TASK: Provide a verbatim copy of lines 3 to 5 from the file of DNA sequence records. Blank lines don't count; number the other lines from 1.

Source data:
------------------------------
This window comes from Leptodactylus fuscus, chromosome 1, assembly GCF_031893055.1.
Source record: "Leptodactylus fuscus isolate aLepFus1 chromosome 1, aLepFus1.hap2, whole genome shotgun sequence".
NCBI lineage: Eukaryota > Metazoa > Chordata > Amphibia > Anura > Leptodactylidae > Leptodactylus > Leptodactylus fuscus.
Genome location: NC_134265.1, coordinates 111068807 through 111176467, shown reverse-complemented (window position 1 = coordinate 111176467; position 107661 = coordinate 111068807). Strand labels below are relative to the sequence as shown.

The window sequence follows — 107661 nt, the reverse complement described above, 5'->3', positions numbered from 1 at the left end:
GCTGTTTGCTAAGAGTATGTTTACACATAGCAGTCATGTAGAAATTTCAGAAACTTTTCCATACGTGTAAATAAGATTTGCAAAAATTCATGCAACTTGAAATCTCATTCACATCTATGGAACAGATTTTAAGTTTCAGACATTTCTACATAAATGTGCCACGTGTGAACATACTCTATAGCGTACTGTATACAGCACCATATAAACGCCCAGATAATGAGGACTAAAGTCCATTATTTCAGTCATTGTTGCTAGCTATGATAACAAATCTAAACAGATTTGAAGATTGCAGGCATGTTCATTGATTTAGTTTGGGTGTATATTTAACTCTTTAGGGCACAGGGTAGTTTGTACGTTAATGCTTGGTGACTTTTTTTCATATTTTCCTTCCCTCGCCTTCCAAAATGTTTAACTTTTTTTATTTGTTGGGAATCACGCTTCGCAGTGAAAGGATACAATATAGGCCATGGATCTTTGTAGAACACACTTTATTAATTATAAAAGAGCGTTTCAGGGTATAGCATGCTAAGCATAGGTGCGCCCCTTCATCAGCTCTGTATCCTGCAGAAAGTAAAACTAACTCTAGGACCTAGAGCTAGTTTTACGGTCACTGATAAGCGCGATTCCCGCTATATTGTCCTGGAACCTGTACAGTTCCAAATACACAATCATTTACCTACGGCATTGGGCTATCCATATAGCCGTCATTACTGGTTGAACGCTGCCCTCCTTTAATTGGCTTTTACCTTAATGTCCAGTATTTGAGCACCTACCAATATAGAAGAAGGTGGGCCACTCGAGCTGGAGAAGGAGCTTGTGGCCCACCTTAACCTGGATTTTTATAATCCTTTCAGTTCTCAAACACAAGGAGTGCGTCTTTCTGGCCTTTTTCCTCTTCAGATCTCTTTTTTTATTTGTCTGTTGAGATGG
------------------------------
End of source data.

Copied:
NCBI lineage: Eukaryota > Metazoa > Chordata > Amphibia > Anura > Leptodactylidae > Leptodactylus > Leptodactylus fuscus.
Genome location: NC_134265.1, coordinates 111068807 through 111176467, shown reverse-complemented (window position 1 = coordinate 111176467; position 107661 = coordinate 111068807). Strand labels below are relative to the sequence as shown.

The window sequence follows — 107661 nt, the reverse complement described above, 5'->3', positions numbered from 1 at the left end: